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Expert Information

At Expert Consulting we are dedicated to expert development and encourage consultants to be aware of the requirements and duties in relation to providing expert evidence.


All of our expert reports are checked for compliance with the Code of Conduct. Depending on the jurisdiction in which the matter is being heard, you will need to acknowledge the relevant expert witness code of conduct and be aware of the associated obligations of being an expert witness.

PDF file Expert Evidence Practice Note (GPN-EXPT-2)
PDF file Form 44A VIC Expert Witness Code of Conduct
PDF file Schedule 1 ACT Expert Witness Code of Conduct
PDF file Schedule 7: Uniform Civil Procedure Rules 2005
PDF file Appendix 12A TAS Expert Witness Code of Conduct
PDF file ACT Civil and Administrative Tribunal Expert Witness Code of Conduct


One of our aims is to demystify the process for consultants preparing and presenting their expert opinion. We have compiled a list of tips and would welcome your feedback on navigating the challenges of expert witness reporting.

  1. You should assume that any drafts, notes and email communications between the instructing solicitor and you will be available for scrutiny by both the opposing party and the Court/Tribunal.
  2. Lawyers will be involved with the report process insofar as the form of the opinion is concerned to ensure that admissibility issues are identified and addressed.
  3. Don't comment on issues outside of your area of expertise. Let the instructing solicitor know if a question posed will extend beyond your specialised knowledge.
  4. Along with acknowledging the relevant Code of Conduct, include a qualification in your report that all appropriate enquiries have been made and that no matters of significance have been withheld.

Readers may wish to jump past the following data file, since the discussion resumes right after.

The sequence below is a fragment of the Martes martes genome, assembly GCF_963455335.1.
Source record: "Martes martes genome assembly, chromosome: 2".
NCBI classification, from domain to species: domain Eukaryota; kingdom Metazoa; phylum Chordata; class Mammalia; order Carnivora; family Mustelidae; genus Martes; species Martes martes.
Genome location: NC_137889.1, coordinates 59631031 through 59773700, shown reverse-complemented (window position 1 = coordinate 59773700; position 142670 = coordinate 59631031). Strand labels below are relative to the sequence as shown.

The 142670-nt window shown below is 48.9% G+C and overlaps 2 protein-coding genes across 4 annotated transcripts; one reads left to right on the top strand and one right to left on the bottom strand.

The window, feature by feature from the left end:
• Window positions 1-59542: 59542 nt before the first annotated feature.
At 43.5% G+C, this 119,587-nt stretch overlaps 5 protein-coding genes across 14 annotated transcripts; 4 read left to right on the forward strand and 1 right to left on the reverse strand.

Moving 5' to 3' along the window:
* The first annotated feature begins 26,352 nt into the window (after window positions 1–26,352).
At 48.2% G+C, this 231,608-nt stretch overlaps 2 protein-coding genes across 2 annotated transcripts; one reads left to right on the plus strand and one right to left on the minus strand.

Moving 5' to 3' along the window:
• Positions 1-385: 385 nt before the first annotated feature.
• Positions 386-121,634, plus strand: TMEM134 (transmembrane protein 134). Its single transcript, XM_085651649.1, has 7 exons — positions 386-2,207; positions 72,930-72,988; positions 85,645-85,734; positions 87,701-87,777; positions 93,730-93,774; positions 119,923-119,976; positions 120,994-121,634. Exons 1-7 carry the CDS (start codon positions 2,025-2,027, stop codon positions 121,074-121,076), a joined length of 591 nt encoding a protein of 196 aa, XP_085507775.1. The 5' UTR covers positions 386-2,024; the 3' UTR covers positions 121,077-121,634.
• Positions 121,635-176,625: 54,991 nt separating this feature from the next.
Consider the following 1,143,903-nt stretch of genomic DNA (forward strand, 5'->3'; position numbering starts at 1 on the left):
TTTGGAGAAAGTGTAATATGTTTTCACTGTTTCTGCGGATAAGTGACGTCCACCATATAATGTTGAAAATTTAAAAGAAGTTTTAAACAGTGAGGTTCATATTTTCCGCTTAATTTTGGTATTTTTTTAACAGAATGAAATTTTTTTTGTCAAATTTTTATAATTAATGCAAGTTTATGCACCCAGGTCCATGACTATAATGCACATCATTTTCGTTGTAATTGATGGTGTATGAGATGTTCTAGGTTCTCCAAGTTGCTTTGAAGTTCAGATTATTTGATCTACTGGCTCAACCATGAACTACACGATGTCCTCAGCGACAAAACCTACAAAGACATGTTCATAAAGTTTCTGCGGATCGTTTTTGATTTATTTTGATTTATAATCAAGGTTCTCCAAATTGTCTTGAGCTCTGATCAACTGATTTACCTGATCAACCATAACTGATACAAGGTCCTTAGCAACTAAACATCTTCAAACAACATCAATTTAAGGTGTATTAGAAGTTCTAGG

5. Invariably you will come across an opinion that disagrees with yours in whole or in part.  Avoid accusing another expert of being unqualified or responding in a condescending manner. Instead, highlight any difference of opinion with clear reasoning and explanation to support your view.
  6. A change of opinion from an earlier report or draft is bound to happen on occasion but you must be prepared and able to demonstrate how you arrived at those conclusions, any subsequent information that you relied upon, and the reasons for the change.


PDF file Assumptions in expert reports
PDF file 'In My Opinion': When can an expert give opinion evidence
PDF file Expert Witnesses: The importance of impartiality and independence
PDF file High Court of Australia confirms requirements on the admissibility of expert evidence
PDF file Baker and McKenzie: Experts Don Many Hats



"In working with Expert Consulting, I have always found Kerry & Deborah great to work with. They are always professional, friendly and knowledgeable about the process of submitting expert evidence, and provide assistance in the preparation of reports and in dealing with solicitors and clients generally. The matters they have provided have always seemed to slot well within my field."

- Ross Brown






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